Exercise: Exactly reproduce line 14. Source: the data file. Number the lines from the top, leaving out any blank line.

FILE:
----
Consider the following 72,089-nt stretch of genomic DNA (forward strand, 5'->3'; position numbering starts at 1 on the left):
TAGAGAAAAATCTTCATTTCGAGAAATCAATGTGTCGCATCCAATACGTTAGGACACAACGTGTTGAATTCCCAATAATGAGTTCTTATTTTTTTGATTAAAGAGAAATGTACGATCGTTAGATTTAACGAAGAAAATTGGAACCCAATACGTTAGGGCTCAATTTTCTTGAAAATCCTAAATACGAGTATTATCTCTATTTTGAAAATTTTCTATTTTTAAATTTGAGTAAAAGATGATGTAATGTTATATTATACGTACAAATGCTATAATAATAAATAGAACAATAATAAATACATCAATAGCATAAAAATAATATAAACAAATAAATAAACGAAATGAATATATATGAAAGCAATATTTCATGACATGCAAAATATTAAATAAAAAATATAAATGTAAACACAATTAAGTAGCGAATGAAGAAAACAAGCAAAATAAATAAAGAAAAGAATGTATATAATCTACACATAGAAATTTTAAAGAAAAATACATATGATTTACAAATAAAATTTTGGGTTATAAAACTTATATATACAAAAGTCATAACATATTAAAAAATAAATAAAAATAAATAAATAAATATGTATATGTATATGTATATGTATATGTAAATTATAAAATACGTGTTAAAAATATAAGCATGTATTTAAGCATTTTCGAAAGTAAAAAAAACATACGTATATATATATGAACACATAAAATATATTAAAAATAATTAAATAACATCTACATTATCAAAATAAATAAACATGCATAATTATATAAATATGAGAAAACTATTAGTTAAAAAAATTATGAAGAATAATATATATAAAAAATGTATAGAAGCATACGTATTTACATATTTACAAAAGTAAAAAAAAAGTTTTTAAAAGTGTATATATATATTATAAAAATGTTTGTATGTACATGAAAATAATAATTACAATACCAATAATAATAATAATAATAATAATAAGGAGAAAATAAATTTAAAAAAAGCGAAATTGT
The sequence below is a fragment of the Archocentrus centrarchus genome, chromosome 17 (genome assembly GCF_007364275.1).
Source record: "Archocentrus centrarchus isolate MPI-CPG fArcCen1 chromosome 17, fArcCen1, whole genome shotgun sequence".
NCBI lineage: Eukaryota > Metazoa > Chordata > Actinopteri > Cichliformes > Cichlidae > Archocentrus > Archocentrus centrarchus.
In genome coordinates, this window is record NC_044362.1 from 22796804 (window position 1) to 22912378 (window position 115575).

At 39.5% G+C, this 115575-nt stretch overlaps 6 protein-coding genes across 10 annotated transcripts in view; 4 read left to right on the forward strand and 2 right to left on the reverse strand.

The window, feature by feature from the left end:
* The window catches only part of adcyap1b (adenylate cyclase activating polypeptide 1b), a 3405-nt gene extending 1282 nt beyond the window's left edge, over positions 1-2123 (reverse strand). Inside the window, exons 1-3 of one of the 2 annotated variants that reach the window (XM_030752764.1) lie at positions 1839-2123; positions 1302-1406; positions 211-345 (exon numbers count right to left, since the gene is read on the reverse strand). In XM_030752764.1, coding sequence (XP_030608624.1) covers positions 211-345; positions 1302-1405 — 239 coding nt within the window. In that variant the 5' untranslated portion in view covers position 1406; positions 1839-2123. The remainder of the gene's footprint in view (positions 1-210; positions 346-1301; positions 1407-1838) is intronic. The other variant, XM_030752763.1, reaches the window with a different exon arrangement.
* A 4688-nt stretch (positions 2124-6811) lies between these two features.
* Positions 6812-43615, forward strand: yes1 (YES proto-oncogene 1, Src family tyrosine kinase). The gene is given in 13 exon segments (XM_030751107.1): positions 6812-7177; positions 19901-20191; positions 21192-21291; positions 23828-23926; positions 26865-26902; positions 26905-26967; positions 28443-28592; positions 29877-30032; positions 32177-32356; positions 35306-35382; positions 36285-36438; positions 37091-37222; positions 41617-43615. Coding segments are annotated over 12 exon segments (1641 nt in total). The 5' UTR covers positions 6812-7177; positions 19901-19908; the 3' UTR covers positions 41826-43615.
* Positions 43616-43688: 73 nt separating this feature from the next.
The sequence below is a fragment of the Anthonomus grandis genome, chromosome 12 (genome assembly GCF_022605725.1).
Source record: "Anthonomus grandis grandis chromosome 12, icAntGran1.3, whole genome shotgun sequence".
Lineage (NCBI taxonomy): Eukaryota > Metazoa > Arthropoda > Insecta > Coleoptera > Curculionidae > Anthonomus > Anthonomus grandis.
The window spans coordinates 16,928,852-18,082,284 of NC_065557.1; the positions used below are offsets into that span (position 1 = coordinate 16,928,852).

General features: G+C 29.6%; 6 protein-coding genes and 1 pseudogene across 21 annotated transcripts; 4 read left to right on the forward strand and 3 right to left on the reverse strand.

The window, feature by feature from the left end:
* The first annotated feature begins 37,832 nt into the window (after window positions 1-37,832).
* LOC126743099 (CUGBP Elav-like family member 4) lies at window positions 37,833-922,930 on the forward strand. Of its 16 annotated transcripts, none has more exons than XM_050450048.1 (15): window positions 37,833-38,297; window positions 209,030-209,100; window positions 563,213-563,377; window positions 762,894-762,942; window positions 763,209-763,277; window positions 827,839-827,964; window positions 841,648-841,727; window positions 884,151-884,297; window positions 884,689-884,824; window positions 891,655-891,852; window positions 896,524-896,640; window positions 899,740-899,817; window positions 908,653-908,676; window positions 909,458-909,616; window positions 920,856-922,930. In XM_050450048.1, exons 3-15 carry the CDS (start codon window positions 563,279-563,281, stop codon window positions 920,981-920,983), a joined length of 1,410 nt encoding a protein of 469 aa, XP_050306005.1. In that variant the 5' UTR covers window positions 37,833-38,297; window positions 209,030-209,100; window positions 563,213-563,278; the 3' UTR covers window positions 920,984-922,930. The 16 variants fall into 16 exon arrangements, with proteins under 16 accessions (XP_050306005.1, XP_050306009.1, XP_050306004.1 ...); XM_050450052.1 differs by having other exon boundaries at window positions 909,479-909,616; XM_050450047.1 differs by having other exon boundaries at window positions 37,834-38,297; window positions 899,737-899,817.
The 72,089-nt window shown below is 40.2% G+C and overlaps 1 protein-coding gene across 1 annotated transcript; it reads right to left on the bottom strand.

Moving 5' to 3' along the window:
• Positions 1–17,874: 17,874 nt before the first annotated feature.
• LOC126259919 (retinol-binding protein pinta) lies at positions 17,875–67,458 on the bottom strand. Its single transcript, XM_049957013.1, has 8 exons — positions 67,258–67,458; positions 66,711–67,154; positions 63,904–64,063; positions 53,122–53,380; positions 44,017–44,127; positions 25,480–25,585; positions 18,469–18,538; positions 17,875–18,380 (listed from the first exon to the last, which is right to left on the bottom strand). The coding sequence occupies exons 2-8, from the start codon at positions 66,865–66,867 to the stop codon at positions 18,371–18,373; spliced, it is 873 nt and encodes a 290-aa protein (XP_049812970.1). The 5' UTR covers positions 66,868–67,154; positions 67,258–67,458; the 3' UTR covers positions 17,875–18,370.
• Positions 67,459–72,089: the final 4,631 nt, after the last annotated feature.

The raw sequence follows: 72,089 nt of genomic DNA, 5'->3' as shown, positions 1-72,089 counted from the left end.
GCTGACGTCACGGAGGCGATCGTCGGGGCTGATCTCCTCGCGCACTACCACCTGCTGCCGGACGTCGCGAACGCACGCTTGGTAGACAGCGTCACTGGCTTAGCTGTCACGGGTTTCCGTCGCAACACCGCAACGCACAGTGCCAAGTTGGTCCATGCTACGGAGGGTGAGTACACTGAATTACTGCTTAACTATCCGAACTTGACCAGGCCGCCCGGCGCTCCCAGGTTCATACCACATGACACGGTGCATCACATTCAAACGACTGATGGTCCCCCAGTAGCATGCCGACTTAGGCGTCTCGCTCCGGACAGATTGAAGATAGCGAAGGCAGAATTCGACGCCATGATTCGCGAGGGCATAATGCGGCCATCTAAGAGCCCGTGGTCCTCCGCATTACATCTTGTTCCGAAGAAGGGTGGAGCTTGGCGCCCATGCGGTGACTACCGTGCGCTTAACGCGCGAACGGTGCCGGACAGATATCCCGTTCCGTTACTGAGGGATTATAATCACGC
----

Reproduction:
Source record: "Anthonomus grandis grandis chromosome 12, icAntGran1.3, whole genome shotgun sequence".